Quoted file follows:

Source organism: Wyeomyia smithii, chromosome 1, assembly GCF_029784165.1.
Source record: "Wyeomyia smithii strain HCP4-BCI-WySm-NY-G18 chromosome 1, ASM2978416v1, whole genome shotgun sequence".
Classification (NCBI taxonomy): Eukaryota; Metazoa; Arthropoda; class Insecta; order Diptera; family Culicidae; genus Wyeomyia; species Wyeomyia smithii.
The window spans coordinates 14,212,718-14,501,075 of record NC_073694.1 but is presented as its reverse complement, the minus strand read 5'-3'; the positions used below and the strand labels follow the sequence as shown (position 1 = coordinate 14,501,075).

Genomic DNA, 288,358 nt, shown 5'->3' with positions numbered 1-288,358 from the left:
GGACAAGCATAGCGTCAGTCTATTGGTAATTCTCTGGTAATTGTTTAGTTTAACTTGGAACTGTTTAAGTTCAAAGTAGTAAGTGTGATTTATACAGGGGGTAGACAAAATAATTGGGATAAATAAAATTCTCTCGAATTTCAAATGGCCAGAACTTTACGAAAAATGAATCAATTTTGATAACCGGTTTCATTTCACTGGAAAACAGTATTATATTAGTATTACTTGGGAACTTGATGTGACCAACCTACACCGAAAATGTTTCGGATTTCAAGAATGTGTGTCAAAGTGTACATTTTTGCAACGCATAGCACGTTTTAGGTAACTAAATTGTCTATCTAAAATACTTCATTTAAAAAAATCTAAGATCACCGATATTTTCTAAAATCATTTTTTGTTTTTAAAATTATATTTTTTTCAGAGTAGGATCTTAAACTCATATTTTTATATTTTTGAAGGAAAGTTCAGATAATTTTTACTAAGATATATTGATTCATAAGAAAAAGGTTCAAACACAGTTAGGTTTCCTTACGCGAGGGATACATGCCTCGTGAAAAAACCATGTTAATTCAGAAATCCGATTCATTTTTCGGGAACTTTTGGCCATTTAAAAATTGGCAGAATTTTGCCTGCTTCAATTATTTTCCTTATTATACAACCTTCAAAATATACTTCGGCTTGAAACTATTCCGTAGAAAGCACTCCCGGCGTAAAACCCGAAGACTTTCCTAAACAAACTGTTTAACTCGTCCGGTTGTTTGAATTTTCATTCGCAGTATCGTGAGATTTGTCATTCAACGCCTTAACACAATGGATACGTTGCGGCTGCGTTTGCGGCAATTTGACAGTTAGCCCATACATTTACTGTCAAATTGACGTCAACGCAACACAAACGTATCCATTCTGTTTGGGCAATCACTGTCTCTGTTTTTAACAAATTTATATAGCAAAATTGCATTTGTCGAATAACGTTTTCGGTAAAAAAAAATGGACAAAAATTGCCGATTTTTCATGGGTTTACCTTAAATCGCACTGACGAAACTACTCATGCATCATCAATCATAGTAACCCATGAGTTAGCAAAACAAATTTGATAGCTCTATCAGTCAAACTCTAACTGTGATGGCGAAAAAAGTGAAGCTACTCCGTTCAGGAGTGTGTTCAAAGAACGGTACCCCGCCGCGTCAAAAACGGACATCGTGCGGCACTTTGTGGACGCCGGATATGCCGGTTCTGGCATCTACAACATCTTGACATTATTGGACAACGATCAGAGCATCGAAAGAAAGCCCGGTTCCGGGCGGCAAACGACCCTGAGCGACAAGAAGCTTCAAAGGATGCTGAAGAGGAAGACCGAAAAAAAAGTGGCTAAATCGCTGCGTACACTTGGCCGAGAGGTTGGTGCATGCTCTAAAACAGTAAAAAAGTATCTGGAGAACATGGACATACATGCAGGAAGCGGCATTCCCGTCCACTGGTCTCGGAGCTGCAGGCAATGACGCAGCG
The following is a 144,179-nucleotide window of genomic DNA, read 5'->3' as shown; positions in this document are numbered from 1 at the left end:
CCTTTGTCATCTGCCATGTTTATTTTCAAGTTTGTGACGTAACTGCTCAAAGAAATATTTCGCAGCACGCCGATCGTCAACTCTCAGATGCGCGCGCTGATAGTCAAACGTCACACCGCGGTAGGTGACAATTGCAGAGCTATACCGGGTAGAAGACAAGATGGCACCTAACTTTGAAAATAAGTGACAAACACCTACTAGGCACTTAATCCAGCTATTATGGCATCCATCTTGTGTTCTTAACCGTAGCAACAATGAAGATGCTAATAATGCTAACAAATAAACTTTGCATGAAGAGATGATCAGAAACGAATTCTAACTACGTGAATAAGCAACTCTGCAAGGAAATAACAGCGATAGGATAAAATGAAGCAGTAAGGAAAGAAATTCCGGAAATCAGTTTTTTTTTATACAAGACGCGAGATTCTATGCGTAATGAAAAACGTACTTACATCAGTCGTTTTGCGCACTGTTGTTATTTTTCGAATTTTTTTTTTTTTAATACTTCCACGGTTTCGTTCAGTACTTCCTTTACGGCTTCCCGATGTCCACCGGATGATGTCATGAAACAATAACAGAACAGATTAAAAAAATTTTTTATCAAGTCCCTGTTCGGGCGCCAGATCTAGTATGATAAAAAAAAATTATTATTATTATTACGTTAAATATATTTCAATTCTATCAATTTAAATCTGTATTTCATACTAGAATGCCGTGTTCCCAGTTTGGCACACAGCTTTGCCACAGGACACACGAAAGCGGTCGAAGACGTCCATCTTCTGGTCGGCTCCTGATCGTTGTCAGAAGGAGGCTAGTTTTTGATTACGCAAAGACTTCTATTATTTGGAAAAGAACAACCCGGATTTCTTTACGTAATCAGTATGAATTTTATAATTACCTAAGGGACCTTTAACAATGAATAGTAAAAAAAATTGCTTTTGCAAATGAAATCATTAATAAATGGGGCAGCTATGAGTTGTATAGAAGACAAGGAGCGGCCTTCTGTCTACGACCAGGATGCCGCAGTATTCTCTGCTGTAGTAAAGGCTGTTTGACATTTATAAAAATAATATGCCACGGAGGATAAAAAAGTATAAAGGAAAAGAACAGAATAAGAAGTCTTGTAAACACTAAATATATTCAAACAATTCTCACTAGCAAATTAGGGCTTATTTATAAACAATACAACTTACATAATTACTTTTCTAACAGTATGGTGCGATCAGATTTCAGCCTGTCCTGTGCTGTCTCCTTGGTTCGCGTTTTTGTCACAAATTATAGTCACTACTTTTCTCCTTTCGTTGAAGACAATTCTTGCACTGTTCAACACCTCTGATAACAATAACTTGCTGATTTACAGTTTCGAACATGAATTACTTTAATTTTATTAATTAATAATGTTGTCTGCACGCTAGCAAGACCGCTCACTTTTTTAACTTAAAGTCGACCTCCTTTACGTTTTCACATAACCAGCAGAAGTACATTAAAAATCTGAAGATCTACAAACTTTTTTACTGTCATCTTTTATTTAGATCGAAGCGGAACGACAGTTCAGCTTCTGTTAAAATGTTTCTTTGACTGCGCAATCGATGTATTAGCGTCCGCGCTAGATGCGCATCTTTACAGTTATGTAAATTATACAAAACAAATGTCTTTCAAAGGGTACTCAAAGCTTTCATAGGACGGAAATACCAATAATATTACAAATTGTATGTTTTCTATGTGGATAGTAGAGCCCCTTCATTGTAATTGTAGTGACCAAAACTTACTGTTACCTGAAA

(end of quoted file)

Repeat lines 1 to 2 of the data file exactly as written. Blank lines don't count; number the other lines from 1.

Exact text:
Source organism: Wyeomyia smithii, chromosome 1, assembly GCF_029784165.1.
Source record: "Wyeomyia smithii strain HCP4-BCI-WySm-NY-G18 chromosome 1, ASM2978416v1, whole genome shotgun sequence".